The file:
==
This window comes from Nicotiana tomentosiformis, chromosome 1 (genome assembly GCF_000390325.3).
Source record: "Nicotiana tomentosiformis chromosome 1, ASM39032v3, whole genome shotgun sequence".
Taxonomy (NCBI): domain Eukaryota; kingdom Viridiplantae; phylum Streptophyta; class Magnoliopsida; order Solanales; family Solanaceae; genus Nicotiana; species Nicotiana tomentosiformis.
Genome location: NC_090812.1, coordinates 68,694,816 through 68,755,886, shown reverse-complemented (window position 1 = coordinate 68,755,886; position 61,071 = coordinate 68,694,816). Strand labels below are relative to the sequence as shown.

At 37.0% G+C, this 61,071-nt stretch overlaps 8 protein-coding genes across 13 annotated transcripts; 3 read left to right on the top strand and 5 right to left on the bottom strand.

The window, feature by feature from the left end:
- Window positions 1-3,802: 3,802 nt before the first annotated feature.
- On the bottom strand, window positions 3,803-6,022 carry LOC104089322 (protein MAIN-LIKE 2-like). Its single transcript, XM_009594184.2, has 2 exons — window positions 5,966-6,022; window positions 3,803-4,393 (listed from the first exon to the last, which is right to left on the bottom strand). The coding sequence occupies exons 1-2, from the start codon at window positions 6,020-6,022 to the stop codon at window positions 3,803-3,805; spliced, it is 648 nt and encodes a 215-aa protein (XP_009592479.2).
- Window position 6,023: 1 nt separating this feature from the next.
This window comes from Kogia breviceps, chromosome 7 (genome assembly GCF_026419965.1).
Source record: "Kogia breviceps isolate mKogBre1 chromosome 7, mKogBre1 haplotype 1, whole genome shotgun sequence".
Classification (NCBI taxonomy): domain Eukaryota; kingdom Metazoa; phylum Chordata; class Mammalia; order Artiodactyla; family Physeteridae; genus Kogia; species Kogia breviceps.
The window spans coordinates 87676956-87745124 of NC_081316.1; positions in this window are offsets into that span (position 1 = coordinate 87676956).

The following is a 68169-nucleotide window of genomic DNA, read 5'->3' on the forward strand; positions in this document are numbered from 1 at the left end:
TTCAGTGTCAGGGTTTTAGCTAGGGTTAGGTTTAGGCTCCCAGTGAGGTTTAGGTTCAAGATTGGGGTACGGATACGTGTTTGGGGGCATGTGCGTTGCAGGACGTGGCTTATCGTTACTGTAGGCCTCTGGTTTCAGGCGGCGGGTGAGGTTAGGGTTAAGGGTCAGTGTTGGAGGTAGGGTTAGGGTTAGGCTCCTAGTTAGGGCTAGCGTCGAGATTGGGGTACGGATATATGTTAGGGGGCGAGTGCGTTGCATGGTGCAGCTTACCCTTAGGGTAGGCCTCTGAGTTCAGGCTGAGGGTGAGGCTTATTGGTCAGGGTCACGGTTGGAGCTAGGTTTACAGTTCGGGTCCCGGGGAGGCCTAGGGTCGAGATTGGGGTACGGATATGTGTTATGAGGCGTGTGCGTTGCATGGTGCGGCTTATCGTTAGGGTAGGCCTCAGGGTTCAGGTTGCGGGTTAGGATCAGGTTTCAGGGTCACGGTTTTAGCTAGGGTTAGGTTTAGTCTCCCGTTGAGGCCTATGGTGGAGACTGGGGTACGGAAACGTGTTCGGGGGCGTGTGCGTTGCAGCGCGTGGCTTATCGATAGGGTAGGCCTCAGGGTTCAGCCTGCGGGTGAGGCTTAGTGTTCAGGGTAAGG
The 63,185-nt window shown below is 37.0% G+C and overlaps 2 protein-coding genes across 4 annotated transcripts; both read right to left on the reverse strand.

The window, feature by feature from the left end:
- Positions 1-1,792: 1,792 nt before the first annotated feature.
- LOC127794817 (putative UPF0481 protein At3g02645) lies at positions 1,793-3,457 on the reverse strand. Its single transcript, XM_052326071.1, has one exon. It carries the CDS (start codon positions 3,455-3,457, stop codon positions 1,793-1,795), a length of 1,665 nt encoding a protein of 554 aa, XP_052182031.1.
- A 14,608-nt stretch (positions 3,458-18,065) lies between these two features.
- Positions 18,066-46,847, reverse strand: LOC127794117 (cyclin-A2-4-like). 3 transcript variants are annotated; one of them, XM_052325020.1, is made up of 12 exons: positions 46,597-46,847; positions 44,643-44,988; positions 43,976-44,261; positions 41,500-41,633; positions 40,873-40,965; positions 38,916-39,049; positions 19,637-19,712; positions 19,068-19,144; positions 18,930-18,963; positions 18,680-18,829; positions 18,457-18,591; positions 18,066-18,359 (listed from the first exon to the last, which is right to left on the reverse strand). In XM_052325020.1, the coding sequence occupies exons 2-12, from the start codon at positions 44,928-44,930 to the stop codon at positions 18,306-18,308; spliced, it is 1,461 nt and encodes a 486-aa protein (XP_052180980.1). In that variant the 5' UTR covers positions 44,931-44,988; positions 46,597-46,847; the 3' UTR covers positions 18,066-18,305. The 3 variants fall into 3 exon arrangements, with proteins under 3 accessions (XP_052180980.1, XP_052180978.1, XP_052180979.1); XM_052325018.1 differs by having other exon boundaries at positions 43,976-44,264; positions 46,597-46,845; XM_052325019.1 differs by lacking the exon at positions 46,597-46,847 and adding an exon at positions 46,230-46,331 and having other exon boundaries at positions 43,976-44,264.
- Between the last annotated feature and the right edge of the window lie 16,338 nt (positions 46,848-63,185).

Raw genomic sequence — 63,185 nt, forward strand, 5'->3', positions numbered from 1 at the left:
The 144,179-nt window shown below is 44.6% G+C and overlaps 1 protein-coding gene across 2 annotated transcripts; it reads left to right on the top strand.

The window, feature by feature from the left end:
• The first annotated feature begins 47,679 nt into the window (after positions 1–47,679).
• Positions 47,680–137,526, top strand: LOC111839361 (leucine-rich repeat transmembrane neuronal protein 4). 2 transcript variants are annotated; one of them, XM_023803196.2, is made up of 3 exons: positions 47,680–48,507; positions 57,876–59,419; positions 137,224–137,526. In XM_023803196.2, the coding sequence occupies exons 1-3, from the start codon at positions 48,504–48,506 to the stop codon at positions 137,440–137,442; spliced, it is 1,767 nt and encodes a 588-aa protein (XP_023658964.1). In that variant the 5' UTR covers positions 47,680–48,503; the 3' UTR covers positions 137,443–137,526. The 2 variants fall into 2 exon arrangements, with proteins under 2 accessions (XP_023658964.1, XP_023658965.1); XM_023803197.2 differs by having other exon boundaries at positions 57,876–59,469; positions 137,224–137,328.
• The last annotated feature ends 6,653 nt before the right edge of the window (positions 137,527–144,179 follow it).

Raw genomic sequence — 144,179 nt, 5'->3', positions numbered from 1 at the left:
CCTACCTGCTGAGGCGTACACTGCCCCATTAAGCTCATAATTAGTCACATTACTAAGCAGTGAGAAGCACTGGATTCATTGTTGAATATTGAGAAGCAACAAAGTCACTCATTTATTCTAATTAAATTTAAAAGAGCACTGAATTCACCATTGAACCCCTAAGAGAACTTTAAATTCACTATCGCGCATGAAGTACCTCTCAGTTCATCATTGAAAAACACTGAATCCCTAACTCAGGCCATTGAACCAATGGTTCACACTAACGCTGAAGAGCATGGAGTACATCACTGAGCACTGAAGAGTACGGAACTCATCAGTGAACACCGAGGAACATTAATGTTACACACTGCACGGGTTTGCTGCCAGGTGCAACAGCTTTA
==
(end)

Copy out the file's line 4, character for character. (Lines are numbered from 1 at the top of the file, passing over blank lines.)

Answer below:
Genome location: NC_090812.1, coordinates 68,694,816 through 68,755,886, shown reverse-complemented (window position 1 = coordinate 68,755,886; position 61,071 = coordinate 68,694,816). Strand labels below are relative to the sequence as shown.